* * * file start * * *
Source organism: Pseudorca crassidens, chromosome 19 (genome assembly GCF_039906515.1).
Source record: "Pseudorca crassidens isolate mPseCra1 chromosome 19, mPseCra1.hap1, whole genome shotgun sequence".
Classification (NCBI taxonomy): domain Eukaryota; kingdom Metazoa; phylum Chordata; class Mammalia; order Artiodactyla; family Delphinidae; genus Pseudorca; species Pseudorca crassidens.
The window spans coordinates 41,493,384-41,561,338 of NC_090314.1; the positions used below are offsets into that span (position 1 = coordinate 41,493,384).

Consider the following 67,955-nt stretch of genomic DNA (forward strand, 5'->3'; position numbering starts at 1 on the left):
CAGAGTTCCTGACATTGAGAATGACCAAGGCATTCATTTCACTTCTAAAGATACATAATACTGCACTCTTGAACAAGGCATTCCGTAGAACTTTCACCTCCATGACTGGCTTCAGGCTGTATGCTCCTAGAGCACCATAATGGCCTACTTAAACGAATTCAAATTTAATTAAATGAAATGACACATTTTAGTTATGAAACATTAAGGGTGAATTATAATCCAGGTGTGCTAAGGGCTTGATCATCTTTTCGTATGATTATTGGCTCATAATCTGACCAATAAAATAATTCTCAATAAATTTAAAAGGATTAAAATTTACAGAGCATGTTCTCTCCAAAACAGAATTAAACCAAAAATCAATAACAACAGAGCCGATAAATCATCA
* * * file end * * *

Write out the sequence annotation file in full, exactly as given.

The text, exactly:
Source organism: Pseudorca crassidens, chromosome 19 (genome assembly GCF_039906515.1).
Source record: "Pseudorca crassidens isolate mPseCra1 chromosome 19, mPseCra1.hap1, whole genome shotgun sequence".
Classification (NCBI taxonomy): domain Eukaryota; kingdom Metazoa; phylum Chordata; class Mammalia; order Artiodactyla; family Delphinidae; genus Pseudorca; species Pseudorca crassidens.
The window spans coordinates 41,493,384-41,561,338 of NC_090314.1; the positions used below are offsets into that span (position 1 = coordinate 41,493,384).

Consider the following 67,955-nt stretch of genomic DNA (forward strand, 5'->3'; position numbering starts at 1 on the left):
CAGAGTTCCTGACATTGAGAATGACCAAGGCATTCATTTCACTTCTAAAGATACATAATACTGCACTCTTGAACAAGGCATTCCGTAGAACTTTCACCTCCATGACTGGCTTCAGGCTGTATGCTCCTAGAGCACCATAATGGCCTACTTAAACGAATTCAAATTTAATTAAATGAAATGACACATTTTAGTTATGAAACATTAAGGGTGAATTATAATCCAGGTGTGCTAAGGGCTTGATCATCTTTTCGTATGATTATTGGCTCATAATCTGACCAATAAAATAATTCTCAATAAATTTAAAAGGATTAAAATTTACAGAGCATGTTCTCTCCAAAACAGAATTAAACCAAAAATCAATAACAACAGAGCCGATAAATCATCA